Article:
Seeing your request for family sketches and historical facts concerning the early settlers of this county I thought it might not be amiss to give a few incidents connected with that early day. It was thought by many that only the simple would settle in such a country. Being one of those simple ones I first settled in Stark county in July, 1840. After a journey of seven weeks and five days over hill and dale, on the 10th day of July we (I say we for I had taken captive one of Deacon O. Boardman’s daughters a few months before)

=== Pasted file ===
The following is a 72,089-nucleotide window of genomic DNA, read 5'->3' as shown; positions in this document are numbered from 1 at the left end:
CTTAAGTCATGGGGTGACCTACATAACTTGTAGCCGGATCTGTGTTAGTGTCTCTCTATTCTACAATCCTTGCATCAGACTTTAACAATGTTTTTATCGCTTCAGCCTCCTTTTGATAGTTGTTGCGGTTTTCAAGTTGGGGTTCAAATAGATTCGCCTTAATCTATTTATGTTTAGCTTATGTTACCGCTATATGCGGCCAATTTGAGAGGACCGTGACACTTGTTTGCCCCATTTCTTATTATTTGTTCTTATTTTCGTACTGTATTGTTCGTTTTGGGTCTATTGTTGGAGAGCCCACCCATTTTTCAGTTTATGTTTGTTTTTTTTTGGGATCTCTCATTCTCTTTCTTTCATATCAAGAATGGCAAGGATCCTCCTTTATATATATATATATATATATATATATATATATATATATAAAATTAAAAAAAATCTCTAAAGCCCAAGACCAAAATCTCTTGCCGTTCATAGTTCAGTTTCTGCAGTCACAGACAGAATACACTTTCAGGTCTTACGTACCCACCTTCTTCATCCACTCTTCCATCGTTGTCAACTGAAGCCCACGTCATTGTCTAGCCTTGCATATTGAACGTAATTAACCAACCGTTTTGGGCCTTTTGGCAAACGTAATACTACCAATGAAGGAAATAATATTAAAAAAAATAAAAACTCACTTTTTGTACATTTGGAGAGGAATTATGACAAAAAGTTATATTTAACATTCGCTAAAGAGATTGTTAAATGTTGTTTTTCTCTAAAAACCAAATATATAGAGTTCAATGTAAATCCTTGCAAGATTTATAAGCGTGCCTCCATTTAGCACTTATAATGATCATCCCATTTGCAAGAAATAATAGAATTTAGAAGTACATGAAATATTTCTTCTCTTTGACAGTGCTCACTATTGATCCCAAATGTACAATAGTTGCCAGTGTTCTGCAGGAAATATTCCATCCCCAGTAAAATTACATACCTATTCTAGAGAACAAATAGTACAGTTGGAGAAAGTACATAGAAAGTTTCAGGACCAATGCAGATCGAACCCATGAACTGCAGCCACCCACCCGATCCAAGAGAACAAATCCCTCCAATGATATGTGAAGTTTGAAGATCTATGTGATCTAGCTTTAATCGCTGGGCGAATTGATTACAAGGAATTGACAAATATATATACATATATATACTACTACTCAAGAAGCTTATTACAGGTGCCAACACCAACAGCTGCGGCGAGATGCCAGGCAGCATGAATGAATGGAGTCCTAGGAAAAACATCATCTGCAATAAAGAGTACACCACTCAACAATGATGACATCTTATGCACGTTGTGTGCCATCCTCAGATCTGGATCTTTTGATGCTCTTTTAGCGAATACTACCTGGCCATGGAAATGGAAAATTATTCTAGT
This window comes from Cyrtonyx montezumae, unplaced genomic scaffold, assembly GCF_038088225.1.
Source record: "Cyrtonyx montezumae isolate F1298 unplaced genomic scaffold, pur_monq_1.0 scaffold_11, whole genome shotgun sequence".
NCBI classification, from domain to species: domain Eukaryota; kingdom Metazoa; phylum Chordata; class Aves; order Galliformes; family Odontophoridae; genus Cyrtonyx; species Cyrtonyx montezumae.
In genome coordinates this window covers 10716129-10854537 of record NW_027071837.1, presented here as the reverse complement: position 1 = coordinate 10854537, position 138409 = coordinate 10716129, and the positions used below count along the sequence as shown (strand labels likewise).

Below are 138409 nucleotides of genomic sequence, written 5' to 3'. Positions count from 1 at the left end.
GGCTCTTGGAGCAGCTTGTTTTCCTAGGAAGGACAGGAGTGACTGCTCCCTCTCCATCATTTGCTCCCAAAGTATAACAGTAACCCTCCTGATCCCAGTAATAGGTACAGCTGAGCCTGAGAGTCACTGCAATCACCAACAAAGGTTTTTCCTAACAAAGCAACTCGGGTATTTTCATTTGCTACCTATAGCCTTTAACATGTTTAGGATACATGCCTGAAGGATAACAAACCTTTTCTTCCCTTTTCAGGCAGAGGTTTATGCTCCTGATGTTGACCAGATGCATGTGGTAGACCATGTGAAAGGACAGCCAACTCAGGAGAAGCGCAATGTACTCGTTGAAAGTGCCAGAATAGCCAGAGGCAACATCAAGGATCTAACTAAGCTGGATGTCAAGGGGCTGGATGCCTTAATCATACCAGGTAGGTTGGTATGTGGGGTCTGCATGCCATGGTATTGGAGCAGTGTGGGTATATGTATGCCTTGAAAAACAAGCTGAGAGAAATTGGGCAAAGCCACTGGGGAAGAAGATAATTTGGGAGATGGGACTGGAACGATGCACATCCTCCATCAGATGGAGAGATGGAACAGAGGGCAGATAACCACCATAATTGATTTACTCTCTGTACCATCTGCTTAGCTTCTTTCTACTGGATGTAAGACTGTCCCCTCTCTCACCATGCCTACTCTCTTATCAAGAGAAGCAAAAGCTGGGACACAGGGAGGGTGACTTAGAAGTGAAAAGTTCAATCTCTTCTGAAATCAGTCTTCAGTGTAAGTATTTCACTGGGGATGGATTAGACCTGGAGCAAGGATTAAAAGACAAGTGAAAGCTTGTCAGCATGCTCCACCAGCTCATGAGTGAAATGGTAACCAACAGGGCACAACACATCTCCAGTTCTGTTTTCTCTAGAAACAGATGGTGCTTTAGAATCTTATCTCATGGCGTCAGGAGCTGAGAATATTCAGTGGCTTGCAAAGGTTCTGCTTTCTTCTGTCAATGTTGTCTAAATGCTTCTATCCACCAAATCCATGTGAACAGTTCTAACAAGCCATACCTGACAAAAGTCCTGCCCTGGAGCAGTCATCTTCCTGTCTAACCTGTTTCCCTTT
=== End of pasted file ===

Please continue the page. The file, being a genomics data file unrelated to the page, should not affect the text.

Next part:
together with my father-in-law and family, drove up to the door of L. Dorrance in said county, and then commenced our first housekeeping. The first thing we did was to buy a cow, after which I had just $3 left. To care for the milk wooden troughs dug out of slabs made very good substitute for pans then we bought a rough table of Mr. White, a carpenter. I took it home on my back a mile and a half. This, together with a kettle and a frying pan and a few other things brought in a one horse wagon from the east comprised our household goods. Working here a day, and there a day, for flour and potatoes, I got our food. Pumpkins being plenty they came without work. In the fall of the same year after the excitement of the Tippecanoe campaign was over we came to Paw Paw, and built our first log cabin. Here, not having any chairs we used stools or benches until a tavern keeper sold out to get money to bail his son, who was under arrest for counterfeiting; of him I bought two chairs, carrying them home on my back. Having exchanged my horse and wagon for a claim I got a yoke of steers and commenced farming in earnest. With this team I used to haul my surplus grain to market, go to church and visiting with as much pride as the young man of today with his fine carriage and 2:40 horse. In the meantime my good wife was supplying our wearing apparel, bed and table linen, spinning and weaving the flax with her own hands, until we were able to own sheep, when the wool was, sent to the factory and carded, then she spun the yarn and wove the cloth to make our clothing, bed blankets, etc., doing all the work with her own hands, unless we wanted something very fine for Sunday wear, when the homemade cloth was sent to the factory, sheared and pressed and then made up. The experience of my wife was but the experience of nearly all the women of that early day, who not only prepared for the family what was provided by the husband, but who cheerfully manufactured from the wool and the flax material that could not be procured in any other way. And to these pioneer mothers the people of this generation owe much of the luxuries, and comforts which they enjoy. I. F. HALLOCK.